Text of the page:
But for an iced tea sold at a fairly steep price of $15 per 6-pack to take off, the company will have to convince dietitians and consumers alike that brazzein won’t turn out to be another fad sweetener that disappoints. The company will have to get consumers to accept that, for both economic and ecological reasons, the brazzein was grown in a lab via fermentation, courtesy of genetically edited yeast. And then there’s the problem of getting confirmation from the U.S. Food and Drug Administration (FDA) that it’s safe. (The company worked with third party labs to publish a peer-reviewed study that the sweet protein is safe, a finding affirmed by an external panel of experts, allowing the product to be sold in the United States. But some retailers won’t carry the product until the FDA issues a letter agreeing with these conclusions.)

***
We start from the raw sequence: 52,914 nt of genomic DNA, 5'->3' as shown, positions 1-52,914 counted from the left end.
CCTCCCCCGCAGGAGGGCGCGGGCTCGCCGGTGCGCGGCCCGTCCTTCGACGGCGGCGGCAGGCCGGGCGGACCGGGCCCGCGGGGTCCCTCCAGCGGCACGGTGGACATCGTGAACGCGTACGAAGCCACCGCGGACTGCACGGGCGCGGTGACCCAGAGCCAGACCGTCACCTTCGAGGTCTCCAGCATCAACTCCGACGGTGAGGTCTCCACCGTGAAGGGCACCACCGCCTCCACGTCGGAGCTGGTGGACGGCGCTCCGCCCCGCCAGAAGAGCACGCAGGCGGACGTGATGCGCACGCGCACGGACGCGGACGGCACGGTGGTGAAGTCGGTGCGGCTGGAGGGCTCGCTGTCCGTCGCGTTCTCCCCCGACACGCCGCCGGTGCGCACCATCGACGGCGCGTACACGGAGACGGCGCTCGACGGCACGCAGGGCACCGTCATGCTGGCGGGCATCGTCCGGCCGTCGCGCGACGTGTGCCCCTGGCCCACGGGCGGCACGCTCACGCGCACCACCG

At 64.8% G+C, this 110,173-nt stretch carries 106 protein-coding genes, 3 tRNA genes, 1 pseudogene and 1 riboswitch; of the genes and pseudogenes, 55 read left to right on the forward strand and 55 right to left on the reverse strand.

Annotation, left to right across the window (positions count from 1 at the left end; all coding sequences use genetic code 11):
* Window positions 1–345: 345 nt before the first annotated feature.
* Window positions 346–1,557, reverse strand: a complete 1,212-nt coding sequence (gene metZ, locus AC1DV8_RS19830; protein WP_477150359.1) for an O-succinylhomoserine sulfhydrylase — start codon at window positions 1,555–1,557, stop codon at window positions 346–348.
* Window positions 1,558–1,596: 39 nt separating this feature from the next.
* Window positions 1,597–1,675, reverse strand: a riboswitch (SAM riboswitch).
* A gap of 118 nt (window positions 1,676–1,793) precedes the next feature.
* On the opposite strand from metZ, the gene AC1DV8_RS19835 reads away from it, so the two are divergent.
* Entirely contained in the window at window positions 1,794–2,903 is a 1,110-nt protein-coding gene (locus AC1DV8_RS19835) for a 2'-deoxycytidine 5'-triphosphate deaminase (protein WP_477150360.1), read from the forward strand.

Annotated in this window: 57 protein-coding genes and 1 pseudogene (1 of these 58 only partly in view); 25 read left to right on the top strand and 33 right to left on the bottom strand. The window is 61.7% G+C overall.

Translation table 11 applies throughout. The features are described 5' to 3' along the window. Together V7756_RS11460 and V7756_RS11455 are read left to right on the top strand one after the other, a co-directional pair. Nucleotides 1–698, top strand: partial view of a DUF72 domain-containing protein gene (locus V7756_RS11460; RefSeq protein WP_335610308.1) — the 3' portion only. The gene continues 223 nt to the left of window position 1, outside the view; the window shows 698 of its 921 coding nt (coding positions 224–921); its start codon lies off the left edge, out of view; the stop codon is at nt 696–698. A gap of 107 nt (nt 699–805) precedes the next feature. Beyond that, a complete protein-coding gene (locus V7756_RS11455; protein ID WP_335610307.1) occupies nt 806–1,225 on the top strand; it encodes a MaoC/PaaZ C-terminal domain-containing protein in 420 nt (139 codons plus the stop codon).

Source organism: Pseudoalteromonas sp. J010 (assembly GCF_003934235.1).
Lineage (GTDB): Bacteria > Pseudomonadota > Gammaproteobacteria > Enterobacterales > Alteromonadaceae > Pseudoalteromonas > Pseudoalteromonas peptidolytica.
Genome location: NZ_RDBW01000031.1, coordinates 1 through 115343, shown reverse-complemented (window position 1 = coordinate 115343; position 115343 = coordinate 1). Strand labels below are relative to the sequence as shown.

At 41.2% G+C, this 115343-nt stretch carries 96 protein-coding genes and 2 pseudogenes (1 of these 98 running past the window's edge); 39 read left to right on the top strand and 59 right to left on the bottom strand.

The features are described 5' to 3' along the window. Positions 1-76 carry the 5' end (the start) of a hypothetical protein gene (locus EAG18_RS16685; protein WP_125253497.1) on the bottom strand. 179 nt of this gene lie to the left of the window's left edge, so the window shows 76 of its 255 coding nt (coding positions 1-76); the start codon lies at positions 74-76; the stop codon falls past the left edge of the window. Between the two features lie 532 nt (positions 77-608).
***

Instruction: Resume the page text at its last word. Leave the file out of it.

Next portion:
The typical American consumes about 60 pounds of added sugar a year, almost half of it from beverages.

“Today, 75 percent of consumers in the U.S. are actively trying to reduce sugar,” says Ali Wing, the CEO of Oobli, which rebranded late last year from its former moniker Joywell Foods when it began marketing its first product, a brazzein-sweetened chocolate bar. “There’s 50 different forms of sugar, and they’ve been trying for the last 20 years, and it’s not going very well. They see an update every six weeks, on another sugar alternative that may actually be worse for you than we thought. Consumers are skeptical.”